Masters rowers of the VIRC take their conditioning inside at the Vashon Island Rowing Club Indoor Facility at Sunrise Ridge on Jan. 16. (Kate Dowling/Staff Photo)

Masters rowers of the VIRC take their conditioning inside at the Vashon Island Rowing Club Indoor Facility at Sunrise Ridge on Jan. 16. (Kate Dowling/Staff Photo)

Camaraderie and conditioning never stops at the Vashon Island Rowing Club

The Vashon Island Rowing Club does not allow weather to prevent them from keeping in top condition.

After a season of earning gold, silver and bronze medals from competitive regattas in both the Masters and Juniors levels, what do the Vashon Island Rowing Club members do in the off-season? It turns out the rowers in the club are just as busy as they are during the season.

The Beachcomber was invited to see what happens on a typical day in the off-season for the Masters program at the VIRC. Although the aim all year long is to get out on the water as often as possible, bitter cold and high winds over ten miles per hour during the winter months can move the team inside. At the facility at Sunrise Ridge, the VIRC members continue not only with their conditioning, but also their camaraderie.

John Jannetty, 74, has been rowing with the club for 18 years. He spoke with The Beachcomber after the practice and talked about how much he enjoys coming to practice.

“The team shows up for each other,” he said.

Coach Sarah Deal commended the workout in the early morning hours with 15 rowers sweating it out for an hour and a half.

Deal explained the benefits of conditioning indoors on a rowing machine. She can clearly see if rowers’ techniques and correct them in the moment — anything from incorrect postures to asymmetrical movements which can lead to injury. All of these observations can be applied to how they do their rowing strokes and help them build better habits in the shell.

“The rowing machine isn’t the greatest predictor of success because it doesn’t incorporate all of those things but it makes it a really good learning tool because it simplifies it down to just how you are feeling your body is working and that makes it really easy to address technical things,” Deal said.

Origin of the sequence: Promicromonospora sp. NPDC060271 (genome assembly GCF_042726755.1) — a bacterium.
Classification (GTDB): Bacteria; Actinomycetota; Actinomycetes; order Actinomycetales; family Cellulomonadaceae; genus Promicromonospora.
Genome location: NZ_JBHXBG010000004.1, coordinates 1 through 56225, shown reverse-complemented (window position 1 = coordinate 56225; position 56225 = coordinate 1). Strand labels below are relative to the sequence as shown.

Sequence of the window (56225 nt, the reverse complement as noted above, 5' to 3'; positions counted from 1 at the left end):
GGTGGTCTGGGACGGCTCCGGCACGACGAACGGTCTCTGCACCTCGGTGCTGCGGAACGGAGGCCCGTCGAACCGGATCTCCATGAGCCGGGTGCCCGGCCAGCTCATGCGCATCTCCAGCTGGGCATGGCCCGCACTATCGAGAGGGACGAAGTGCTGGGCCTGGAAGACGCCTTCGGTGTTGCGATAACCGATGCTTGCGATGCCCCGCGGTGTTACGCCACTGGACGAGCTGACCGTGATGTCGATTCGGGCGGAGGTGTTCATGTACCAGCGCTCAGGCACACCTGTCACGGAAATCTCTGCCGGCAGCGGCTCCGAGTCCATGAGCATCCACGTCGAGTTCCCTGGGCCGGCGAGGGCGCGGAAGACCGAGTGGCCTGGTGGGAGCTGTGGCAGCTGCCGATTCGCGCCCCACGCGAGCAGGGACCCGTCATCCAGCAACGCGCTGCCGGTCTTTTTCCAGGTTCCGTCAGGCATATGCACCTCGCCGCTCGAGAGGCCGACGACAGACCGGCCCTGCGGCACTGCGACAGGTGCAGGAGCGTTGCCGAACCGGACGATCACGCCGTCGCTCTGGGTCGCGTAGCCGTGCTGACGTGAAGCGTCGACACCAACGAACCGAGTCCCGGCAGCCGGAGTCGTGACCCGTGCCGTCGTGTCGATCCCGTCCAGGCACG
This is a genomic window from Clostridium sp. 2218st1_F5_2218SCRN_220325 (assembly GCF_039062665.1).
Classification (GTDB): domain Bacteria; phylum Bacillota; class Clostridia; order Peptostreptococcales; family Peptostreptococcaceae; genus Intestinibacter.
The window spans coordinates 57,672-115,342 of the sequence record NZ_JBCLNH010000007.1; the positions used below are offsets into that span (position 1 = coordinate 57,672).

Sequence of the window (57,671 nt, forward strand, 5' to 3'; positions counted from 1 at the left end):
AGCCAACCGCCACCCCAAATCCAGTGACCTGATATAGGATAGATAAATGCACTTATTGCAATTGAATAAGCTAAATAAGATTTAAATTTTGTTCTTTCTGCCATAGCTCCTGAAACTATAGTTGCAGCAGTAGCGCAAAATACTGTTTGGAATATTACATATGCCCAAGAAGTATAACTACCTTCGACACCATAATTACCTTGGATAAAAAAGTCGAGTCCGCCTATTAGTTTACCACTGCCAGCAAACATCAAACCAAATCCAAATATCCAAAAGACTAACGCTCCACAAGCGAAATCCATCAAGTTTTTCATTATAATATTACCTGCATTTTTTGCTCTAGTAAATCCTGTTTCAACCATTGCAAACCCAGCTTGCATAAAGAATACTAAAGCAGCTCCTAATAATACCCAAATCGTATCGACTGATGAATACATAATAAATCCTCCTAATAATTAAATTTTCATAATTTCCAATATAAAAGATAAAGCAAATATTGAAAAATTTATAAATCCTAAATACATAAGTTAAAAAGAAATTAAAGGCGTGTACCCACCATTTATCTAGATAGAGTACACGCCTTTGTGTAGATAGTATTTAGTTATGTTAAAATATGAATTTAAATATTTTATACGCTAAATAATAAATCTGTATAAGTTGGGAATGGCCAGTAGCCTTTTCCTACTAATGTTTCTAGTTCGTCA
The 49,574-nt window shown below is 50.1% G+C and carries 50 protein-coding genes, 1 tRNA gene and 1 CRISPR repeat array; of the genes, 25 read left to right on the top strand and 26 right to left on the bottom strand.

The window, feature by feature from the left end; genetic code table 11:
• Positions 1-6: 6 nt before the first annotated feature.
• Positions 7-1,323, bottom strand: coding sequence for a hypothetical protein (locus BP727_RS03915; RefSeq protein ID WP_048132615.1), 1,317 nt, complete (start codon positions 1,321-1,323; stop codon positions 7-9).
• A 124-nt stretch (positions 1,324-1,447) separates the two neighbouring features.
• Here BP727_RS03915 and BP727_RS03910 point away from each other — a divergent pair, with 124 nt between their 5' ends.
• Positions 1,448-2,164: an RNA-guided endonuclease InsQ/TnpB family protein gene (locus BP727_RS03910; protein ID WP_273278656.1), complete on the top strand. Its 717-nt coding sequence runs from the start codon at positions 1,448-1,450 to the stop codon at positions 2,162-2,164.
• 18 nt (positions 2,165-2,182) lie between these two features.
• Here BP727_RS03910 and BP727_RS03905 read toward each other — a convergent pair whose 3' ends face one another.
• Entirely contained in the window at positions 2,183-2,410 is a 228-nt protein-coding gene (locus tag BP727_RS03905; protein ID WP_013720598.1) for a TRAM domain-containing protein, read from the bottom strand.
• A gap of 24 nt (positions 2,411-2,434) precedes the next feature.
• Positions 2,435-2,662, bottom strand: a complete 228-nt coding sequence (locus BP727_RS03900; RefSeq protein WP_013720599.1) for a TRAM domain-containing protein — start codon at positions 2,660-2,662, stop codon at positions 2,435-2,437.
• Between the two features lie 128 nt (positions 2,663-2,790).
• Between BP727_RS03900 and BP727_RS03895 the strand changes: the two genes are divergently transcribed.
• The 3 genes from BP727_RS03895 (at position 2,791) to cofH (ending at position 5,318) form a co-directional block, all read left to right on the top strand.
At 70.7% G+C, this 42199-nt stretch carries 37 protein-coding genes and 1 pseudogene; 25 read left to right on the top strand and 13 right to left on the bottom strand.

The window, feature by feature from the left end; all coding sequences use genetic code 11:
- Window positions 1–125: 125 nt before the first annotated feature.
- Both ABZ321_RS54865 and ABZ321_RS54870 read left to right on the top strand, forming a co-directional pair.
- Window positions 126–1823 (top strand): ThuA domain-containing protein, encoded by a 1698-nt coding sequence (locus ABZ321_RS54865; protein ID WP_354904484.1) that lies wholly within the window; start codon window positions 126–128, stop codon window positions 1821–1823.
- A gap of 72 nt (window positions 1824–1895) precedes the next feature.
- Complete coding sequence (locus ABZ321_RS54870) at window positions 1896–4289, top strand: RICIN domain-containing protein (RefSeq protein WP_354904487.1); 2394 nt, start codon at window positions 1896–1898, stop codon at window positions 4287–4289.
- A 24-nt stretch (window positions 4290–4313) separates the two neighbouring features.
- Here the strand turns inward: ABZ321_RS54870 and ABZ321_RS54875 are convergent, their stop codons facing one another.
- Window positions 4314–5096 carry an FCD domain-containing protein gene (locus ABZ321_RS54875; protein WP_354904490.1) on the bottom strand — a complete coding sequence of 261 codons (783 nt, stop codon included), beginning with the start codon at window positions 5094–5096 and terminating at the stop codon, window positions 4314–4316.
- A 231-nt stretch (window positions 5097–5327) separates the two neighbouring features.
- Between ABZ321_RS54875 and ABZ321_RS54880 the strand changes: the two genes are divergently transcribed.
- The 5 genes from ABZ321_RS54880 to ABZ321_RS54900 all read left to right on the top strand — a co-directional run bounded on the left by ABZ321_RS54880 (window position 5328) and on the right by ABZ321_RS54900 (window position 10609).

Ben Steele, the coach for the Juniors rowers, takes his team inside as well. In an email to The Beachcomber, Steele said, “… focusing on strength, flexibility, anaerobic threshold are all critical training points.” The rowers spend several days a week lifting weights and doing core exercises. The rowing machines come into play for building lung capacity.

The off-season schedule for the Masters is much the same as in season. The rowers meet up to five mornings a week, Tuesday through Saturday, with additional recreational and technique sessions on Wednesdays and Fridays. They aim to have two or three days out on the water throughout the winter season.

Deal’s Master’s team ranges in age from 36 through 78, with most over the age of 60.

“These women are 69 and rocking it,” said Amy Bogaard, a member of the VIRC. “I am sold. I want to be able to do this in ten years. This is fun.”

Bruce Morser, who has been rowing on Quartermaster Harbor for over 30 years, is one of the eyes and ears on the water to let coaches know if they need to move the practice inside.

“My job is to use the large binoculars to take a reading on wave height in all those rowing locations and let the coaches know,” he said in an email to The Beachcomber. “I commute to rowing most days by paddling my little 8-foot kayak alone through the dark. Basically, if my gut says ‘don’t kayak today, you idiot,’ we shouldn’t row, either.”

Deal — who is used to rowing on a river in Portland where the water gets much colder in the winter — said the harbor offers days throughout the off-season when the team can still get out on the water.

“When it is warm enough trying to get three of those five days a week on the water but depending on wind and warmth — we don’t really go out if ambient temperature with wind chill is below freezing,” she said.

Water days, when possible, are scheduled at 7:30 a.m. when it becomes light enough to see in the winter months. Both Deal and Moser are up an hour before daybreak, looking at the water and the wind gauge by the harbor. If not, onto the rowing machines they go, rowing eight to ten kilometers on an average day, smack-talking each other in an encouraging way that is only seen in the closest of relationships.

“I love these men,” said Mark Burns, a member for two years. “The most wonderful group … I have ever met.”

Spring season begins Feb. 24. For more information on learning to row courses, or to join the Masters or Juniors, visit

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